Píobaire, An, Volume 4, Issue 42, Page 6

Píobaire, An, Volume 4, Issue 42, Page 6
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periodical Publisher
Na Píobairí Uilleann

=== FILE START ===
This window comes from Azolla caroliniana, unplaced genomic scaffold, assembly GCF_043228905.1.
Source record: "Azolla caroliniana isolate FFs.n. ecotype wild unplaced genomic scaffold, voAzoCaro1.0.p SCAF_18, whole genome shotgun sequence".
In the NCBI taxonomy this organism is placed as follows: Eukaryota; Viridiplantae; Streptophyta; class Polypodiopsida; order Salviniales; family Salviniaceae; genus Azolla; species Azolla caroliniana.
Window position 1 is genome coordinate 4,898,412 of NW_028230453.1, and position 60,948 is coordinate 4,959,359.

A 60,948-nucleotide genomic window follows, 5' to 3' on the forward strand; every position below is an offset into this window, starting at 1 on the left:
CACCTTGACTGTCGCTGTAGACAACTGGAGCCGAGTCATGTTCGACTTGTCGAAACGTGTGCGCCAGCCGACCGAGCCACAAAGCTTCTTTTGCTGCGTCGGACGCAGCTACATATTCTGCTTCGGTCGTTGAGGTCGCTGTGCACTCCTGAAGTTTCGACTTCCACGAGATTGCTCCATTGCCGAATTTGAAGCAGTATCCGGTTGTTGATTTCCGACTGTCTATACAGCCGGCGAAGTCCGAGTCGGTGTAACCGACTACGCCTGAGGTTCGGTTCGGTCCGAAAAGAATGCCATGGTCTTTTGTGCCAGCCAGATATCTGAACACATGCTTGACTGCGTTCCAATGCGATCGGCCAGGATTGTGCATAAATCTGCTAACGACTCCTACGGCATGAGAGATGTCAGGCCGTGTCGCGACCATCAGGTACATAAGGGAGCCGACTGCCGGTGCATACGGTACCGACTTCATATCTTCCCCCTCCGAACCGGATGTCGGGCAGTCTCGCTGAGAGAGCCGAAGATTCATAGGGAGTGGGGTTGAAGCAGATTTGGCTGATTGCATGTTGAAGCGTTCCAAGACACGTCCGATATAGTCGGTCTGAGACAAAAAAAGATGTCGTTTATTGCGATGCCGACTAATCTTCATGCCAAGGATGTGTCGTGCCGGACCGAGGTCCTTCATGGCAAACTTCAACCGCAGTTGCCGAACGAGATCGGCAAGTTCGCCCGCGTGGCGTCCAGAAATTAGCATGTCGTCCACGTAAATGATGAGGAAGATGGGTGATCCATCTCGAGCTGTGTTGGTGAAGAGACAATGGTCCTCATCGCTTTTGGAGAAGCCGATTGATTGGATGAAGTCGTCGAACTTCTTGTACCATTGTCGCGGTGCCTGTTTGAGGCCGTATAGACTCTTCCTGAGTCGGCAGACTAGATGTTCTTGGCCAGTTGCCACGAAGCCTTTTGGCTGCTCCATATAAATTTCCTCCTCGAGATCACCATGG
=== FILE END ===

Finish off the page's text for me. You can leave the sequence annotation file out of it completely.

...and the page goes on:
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Chairman, NPU
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Píobaire, An